Due to Juliana of Liège, today is a day off for you.

In several federal states, the Thursday two weeks after Whitsun is a holiday - Corpus Christi. This is beneficial as it provides a third long weekend with a bridge day, following Ascension Day and Whitsun.

May 30, 2024
3 min read
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We owe Corpus Christi to her: St. Juliana of Liège (around 1191 - 1258)
We owe Corpus Christi to her: St. Juliana of Liège (around 1191 - 1258)


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The mystery behind Corpus Christi. - Due to Juliana of Liège, today is a day off for you.

Unlike many other Christian celebrations and feast days, Corpus Christi didn't emerge during the early church days but rather during the Middle Ages. It was stimulated by Sister Juliana of Liège in the 13th century, an individual only known to scholars of church history now.

From an Orphan to a Nun

Born in 1191 or 1292, Juliana hailed from the region around Liège (modern-day Belgium). At just five years old, she became an orphan and joined a convent. She then became a nun and, at the age of 30, in 1222, she became the leader of the convent.

Known as a strict sister, she was expelled from the convent twice. Around 1248, she swapped from the Augustinian nuns to the Cistercians, a religious order known for their diligent work and rigorous prayer. She passed away in 1258 at the age of 66, which was quite old for that time.

Catholics celebrate Corpus Christi, as here on Thursday in Erfurt (

The 16-Year-Old's Vision Translated into the Feast of Corpus Christi

Juliana gained recognition for her visions, which culminated in the Feast of Corpus Christi. In 1208, when she was about 16, she dreamt of a moon with a dark spot. She believed this symbolized the absence of a church festival dedicated to the Blessed Sacrament, also known as the Eucharist.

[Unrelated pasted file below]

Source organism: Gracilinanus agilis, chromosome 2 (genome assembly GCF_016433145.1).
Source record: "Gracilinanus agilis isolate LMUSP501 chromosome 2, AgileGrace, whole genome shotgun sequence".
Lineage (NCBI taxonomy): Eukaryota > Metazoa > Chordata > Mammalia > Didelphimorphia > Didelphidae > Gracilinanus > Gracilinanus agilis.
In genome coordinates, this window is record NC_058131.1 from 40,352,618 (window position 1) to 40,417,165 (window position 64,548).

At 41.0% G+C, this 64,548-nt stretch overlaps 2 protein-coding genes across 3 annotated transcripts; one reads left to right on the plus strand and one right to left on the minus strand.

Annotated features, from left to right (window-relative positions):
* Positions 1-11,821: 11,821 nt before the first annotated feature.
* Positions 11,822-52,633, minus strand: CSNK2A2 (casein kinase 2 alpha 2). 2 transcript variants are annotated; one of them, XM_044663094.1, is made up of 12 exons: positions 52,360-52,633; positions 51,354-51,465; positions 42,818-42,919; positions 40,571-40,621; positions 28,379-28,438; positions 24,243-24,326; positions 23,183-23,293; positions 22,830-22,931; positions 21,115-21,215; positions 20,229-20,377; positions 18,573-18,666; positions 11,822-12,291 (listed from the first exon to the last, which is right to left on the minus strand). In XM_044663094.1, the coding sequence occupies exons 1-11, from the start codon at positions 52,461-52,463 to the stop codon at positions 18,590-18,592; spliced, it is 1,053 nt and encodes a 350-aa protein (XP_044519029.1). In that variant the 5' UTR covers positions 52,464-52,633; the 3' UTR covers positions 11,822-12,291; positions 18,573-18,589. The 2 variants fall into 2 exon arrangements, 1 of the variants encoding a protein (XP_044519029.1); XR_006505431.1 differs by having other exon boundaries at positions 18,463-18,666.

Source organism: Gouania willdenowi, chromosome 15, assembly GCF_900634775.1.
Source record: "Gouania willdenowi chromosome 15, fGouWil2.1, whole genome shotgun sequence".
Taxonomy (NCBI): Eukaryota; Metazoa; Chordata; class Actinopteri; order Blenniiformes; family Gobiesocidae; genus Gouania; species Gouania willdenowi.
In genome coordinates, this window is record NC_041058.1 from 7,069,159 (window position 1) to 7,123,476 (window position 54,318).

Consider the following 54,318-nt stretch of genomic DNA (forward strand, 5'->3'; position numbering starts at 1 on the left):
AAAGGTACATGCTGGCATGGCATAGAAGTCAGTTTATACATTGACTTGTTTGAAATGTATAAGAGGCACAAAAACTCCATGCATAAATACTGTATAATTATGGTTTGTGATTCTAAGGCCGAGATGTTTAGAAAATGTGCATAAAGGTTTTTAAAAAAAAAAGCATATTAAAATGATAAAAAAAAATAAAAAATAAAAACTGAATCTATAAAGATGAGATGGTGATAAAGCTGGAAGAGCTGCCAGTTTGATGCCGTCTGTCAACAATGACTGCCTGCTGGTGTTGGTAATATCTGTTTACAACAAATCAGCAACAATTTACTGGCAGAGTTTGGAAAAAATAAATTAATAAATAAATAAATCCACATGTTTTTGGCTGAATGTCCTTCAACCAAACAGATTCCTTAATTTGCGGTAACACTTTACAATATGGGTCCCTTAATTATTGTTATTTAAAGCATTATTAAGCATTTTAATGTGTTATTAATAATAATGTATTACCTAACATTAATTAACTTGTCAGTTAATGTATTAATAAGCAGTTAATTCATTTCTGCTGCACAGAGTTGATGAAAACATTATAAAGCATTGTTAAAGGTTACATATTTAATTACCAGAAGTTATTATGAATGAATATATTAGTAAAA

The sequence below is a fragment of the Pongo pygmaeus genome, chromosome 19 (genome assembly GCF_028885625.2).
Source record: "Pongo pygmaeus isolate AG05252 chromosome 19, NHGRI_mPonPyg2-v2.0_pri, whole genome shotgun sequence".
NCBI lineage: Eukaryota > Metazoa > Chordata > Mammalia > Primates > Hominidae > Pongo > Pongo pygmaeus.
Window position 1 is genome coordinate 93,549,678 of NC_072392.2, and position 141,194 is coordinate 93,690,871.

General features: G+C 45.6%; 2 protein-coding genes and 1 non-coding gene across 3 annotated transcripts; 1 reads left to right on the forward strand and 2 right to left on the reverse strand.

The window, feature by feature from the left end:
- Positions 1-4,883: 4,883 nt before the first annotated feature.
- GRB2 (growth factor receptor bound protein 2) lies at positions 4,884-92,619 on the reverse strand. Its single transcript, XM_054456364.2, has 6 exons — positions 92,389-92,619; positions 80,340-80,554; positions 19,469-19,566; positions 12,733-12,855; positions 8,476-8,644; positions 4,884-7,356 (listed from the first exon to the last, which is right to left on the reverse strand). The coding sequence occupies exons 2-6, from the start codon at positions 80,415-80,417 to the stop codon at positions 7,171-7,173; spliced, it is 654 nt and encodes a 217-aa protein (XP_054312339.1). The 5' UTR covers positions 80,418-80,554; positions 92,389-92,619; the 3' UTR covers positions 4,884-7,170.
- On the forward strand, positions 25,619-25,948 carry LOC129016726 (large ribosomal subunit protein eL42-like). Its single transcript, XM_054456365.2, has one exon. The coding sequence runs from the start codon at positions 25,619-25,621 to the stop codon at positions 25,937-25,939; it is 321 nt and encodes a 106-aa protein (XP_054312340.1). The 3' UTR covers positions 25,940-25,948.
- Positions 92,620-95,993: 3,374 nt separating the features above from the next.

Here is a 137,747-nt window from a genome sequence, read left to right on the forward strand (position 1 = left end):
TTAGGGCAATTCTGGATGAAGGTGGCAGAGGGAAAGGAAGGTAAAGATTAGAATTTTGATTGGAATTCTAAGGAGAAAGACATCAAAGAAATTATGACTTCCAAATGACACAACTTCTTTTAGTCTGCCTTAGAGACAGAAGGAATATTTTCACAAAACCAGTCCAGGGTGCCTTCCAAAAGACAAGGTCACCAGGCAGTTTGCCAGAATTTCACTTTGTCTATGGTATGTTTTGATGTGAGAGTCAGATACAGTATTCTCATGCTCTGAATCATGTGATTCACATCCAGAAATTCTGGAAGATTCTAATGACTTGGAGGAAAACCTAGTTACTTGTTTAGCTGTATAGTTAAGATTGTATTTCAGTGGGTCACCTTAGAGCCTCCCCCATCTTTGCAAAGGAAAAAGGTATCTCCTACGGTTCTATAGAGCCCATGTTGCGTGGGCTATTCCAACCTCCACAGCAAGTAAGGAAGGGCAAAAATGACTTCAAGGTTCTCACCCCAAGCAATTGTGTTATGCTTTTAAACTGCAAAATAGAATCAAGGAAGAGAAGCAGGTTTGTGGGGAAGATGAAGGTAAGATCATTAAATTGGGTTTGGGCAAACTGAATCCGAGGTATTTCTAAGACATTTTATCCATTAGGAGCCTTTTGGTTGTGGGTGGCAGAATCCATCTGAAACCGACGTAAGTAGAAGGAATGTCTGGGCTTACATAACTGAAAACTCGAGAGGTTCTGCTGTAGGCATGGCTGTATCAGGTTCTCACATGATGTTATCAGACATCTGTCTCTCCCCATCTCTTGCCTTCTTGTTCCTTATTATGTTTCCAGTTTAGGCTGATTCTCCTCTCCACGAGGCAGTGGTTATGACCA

Twenty years later, she shared her revelation with three fellow nuns and a hermit. These individuals inspired her, prompting her to approach a well-known theologian in Liège. This is how Juliana's vision reached the pope.

The nun Juliana explains her vision to churchmen

The pope, who was also from Liège, then established the Feast of Corpus Christi for the whole of the church. It was designed to convey the complex theology underlying the change of bread and wine into the body and blood of Christ to the masses.

The first Corpus Christi celebration took place in 1246.

Why Isn't Corpus Christi a National Holiday?

A Corpus Christi procession in Limburg (Hesse) (archive photo)

Following the Reformation, the Feast of Corpus Christi became more extravagant processions - a method for Catholics to distinguish themselves from Protestants and exude their superiority.

In response, Protestants reacted by engaging in provocative actions, such as spreading manure on the fields during Corpus Christi.

This is the reason why Corpus Christi is not a public holiday. It's only observed in states predominantly inhabited by Catholics (Baden-Württemberg, Bavaria, Hesse, North Rhine-Westphalia, Rhineland-Palatinate, Saarland, and sections of Saxony and Thuringia). In more Protestant-influenced states, work has to be done on Thursdays - even for Catholic residents in these areas.

This group in full costume takes part in a Corpus Christi procession in Bavaria (archive photo)

The church had not forgotten Juliana. In 1869, the strict nun from Liège who had established a vital feast day for the Catholic Church was canonized by Pope Pius IX.

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